Aerial Maps

Map Of Iowa

Aerial Maps Delayed By Imaging Troubles


Mississippi Hinds County's plans to update aerial property ownership maps to comply with a state Tax Commission mandate have run into a snag.  May not mean a lot to most people but if you're searching for a conventional or digital map of Iowa or need aerial photography of Georgia, you need to take note.

"It's a small stumbling block now, but we want to make sure it doesn't become a large stumbling block," Tax Assessor said.

The stumbling block is that digital copies of aerial maps produced so far don't show areas outside the city limits. The areas appear either black or white. Which is unacceptable.

At stake for Hinds County is $8 million a year in homestead property tax reimbursement and $1.3 million set aside annually for property reappraisal. The state will withhold the funds if aerial maps aren't updated by Oct. 15.

Hinds County wants Neel-Schaffer Inc., which is preparing the computerized maps, to correct the problem at no additional cost.

The tax accessor said it should cost about $1,000 to correct the map problem.

"I don't know if we will do it at no cost," said senior GIS specialist for Neel-Schaffer. "We did it exactly the way the contract said."

He said Neel-Schaffer created two images, one for the city and one for rural areas. "They want a single image," he said.

He said both images can be viewed simultaneously, but it requires Hinds County to merge the two maps.

Hinds County supervisors agreed to spend more than $100,000 to upgrade the maps.

The county is converting aerial maps to digital technology so they can be called up by computer. Digital photographs shot in 2007 and 2008 are being used.

After looking over a high-tech aerial topography map, town officials think they might have to do the measurements over again -- this time the old-fashioned way by walking the property.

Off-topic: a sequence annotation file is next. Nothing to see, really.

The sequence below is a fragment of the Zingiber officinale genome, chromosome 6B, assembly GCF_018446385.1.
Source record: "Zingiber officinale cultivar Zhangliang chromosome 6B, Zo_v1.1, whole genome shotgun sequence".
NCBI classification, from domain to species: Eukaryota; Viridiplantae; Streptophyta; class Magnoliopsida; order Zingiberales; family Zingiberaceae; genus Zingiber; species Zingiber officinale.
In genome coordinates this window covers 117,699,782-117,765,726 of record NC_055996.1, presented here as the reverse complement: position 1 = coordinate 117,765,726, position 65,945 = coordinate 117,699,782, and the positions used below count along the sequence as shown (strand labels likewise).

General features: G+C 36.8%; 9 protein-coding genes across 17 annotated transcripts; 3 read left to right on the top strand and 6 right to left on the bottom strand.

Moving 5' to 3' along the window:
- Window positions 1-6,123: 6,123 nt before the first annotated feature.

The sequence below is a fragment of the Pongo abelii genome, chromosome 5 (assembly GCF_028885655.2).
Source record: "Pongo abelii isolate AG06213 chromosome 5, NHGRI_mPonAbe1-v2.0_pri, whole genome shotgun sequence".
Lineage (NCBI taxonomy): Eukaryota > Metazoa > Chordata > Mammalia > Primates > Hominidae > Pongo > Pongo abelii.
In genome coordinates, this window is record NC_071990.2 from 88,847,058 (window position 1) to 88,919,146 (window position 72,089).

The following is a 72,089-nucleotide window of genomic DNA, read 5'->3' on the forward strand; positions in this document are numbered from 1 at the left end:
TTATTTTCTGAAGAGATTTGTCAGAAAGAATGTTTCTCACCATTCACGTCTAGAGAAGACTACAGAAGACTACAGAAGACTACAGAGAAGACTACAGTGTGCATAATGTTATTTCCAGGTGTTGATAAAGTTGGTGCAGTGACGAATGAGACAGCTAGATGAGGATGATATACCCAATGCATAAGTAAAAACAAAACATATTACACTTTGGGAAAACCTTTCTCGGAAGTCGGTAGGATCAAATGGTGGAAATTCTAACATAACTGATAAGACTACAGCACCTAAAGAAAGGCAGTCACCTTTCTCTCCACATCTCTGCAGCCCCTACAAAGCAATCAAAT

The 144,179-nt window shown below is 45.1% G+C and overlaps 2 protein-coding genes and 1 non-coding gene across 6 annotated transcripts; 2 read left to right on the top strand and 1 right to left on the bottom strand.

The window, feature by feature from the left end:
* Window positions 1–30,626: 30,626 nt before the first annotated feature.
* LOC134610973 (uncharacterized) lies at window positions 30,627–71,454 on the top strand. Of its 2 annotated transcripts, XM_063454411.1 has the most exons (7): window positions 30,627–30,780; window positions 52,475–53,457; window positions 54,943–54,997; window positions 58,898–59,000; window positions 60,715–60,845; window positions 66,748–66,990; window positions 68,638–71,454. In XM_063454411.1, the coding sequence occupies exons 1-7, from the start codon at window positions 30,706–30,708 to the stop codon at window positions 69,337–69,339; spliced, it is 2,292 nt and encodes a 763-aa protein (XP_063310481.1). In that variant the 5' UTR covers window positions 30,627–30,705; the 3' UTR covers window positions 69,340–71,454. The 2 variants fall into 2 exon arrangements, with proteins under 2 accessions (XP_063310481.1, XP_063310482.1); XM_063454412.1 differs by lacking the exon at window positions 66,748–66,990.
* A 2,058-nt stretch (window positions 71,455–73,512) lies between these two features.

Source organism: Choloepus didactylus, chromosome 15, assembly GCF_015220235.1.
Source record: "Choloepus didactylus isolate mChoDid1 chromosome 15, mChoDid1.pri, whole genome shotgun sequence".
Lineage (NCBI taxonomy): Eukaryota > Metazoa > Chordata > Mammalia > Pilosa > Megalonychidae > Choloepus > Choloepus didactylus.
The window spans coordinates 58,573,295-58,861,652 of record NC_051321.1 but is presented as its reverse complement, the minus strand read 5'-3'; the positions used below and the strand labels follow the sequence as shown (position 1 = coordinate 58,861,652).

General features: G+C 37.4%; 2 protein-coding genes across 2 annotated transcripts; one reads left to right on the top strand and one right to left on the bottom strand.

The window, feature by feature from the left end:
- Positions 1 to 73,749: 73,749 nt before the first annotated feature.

A map used to plan a new, $9 million elementary school is inaccurate and must be redone, to the tune of $6,000 extra and another month's work, the project engineer told building committee members.

Readings made at several points around the 30-plus acre site during soil tests by engineer  showed that elevation measurements were anywhere from 6 inches to 3 feet lower.  The town council in 2008 approved the $400,000 purchase of the maps from Aerial Data Reduction Associates, with the intent of mapping the entire town in 250-acre sections.

Because the elevations -- the height of the land above sea level -- are determined by computerized comparison of photographs taken from an airplane, there is a margin of error in all of the maps' accuracy, town Development Director said. If the photos of the acreage off Rhodes Road were taken where evergreen shrubbery was thick, blocking the camera's sightline to the ground, the computer could have read the height of the shrubbery as the elevation, he said.

Other aerial maps used for previous projects have been "within inches" of accuracy which bodes well for other states interested in state of the art aerial maps indiana or any others.

If approved by the school board, the plans will then go to the state Department of Education. The new survey is only part of the package and can be submitted later, but still before the state begins its review, project architect said.









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